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Summary: U.S. Internet Privacy Laws

In the United States, the regulation of online privacy is complicated by the fact that Federal laws sometimes differ from state laws. Online privacy is generally seen as falling under the Fourth Amendment, or the right of the people to be secure in their persons, houses, papers, and effects, against unreasonable searches and seizures. Since … Continue reading

Response: The Secret Lives of Women: Cyberspace and Fan Erotica

In “Private Uses of Cyberspace: Women, Desire, and Fan Culture” Sharon Cumberland argues that cyberspace is a liberated arena for female authors of fanfiction erotica. Its ability to provide a personal outlet within a public forum allows women to explore and write about alternative ideas surrounding gender and sexuality, as well as “feelings and ideas … Continue reading

Response: Nancy K. Baym’s “Digital Media in Relational Development and Maintenance”

Nancy Baym’s article can be summed up as dealing with two important issues – the progress of online relationships, and the nature of those relationships in comparison to offline relationships. Basing much of her arguments for the nature of online relationships on her personal friendship with her “Swedish boyfriend”, Baym chooses secondary texts and surveys … Continue reading

Summary: Morrison’s “Suffused by Feeling and Affect”

In this article, Aimée Morrison discusses the link between “the story of the self and the broader public discourses” in personal mommy blogging, as well as aligns and diverges from Lauren Berlant’s ideas on women’s culture (37). Personal mommy blogs “operate as intimate publics” where women are involved in self-expression and community development (38). They … Continue reading

Summary: Nancy K. Baym’s “Digital Media in Relational Development and Maintenance”

Nancy K. Baym’s chapter “Digital Media in Relational Development and Maintenance,” from her book Personal Connections in the Digital Age, describes the ways that digital relationships mirror and differ from face to face relationships. As she describes the various uses of online and offline, as found in several surveys, Baym argues that online relationships have … Continue reading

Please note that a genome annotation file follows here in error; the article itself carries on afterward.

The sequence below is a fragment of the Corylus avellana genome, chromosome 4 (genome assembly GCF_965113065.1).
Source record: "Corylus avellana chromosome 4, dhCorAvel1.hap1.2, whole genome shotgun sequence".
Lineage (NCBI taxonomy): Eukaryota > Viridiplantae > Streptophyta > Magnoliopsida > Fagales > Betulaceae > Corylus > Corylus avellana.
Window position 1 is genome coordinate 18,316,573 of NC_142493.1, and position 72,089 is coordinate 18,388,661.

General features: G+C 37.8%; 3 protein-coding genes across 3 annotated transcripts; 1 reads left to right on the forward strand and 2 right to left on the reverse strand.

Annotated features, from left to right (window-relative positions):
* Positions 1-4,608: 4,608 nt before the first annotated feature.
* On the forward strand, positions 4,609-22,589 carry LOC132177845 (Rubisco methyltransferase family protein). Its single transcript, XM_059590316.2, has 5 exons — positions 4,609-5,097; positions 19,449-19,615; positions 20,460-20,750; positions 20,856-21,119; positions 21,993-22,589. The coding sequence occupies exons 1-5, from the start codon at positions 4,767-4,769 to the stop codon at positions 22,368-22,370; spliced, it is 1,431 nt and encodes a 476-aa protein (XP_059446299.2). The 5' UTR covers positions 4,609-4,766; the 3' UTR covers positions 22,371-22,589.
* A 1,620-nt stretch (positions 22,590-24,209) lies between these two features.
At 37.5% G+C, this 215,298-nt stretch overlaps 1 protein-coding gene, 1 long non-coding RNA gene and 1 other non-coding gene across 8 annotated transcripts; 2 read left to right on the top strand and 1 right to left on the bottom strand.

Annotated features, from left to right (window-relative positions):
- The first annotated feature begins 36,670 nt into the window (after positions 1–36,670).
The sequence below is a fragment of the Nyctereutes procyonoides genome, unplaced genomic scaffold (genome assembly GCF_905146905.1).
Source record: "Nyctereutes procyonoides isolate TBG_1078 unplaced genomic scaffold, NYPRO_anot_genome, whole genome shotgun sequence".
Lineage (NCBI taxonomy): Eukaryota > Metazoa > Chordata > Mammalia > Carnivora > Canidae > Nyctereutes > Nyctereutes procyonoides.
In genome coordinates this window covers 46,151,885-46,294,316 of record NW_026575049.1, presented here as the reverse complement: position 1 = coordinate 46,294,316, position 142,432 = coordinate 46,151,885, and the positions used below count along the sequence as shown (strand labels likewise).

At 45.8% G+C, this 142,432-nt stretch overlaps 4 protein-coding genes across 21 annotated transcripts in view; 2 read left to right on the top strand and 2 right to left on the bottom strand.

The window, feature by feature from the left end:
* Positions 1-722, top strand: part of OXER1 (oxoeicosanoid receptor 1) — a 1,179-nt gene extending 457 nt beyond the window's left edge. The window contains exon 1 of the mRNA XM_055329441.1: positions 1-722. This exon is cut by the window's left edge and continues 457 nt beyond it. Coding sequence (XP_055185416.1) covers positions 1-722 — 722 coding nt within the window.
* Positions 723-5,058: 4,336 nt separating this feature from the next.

Summary: Carolyn R. Miller and Dawn Shepherd’s “Blogging as a Social Action: A Genre Analysis of the Weblog”

Miller and Shepherd attempt to define the blog, a phenomenon which obtained the status of a genre in just several decades. By examining the particular social context in which the blogs emerged (the kairos) and further providing an account of the content, form, the shared origins and the social actions performed by blogs, the authors … Continue reading

Summary: Henry Jenkins’ “Quentin Tarantino’s Star Wars?”

Henry Jenkins’ essay “Quentin Tarantino’s Star Wars?” describes the waves of regulation and independence experienced by the fanfiction culture behind the Star Wars franchise. He chronicles the struggles of Lucasfilm to determine its stance on fan adaptation and participation within the culture of its established intellectual property. Jenkins begins by discussing the Atomfilms contests that … Continue reading

Summary: Rhiannon Bury’s “Nice Girls Don’t Flame”

This chapter of Cyberspaces of Their Own talks about politeness in two fan-fiction mailing lists with mostly female members: the David Duchovny Estrogen Brigade (DDEB) and the Militant RayK Separatists (MRKS). Bury begins with a brief history of etiquette, explaining that women, when in mixed-sex groups, tend to introduce topics and support discussion rather than dominate it. Although … Continue reading

Summary: Sharon Cumberland’s “Private Uses of Cyberspace: Women, Desire, and Fan Culture”

-Cumberland investigates fan fiction erotica written by women in cyberspace, and the paradox of ‘personal privacy in a public forum’ that it represents -Concealing one’s biological gender is possible while participating in MUD’s (multi-user discussion groups) -The ability for women authors to conceal their identities on the internet grants them a level of liberation -Cumberland … Continue reading

Summary: Henry Jenkins’ “Why Heather Can Write”

In the chapter “Why Heather Can Write” Henry Jenkins shows the conflicting reactions, shifting positions and novel alliances which have resulted in the wake of a participatory media culture where content crosses multiple platforms and reaches diverse audiences. To highlight “the competing notions of media literacy and how it should be taught,” Jenkins uses the … Continue reading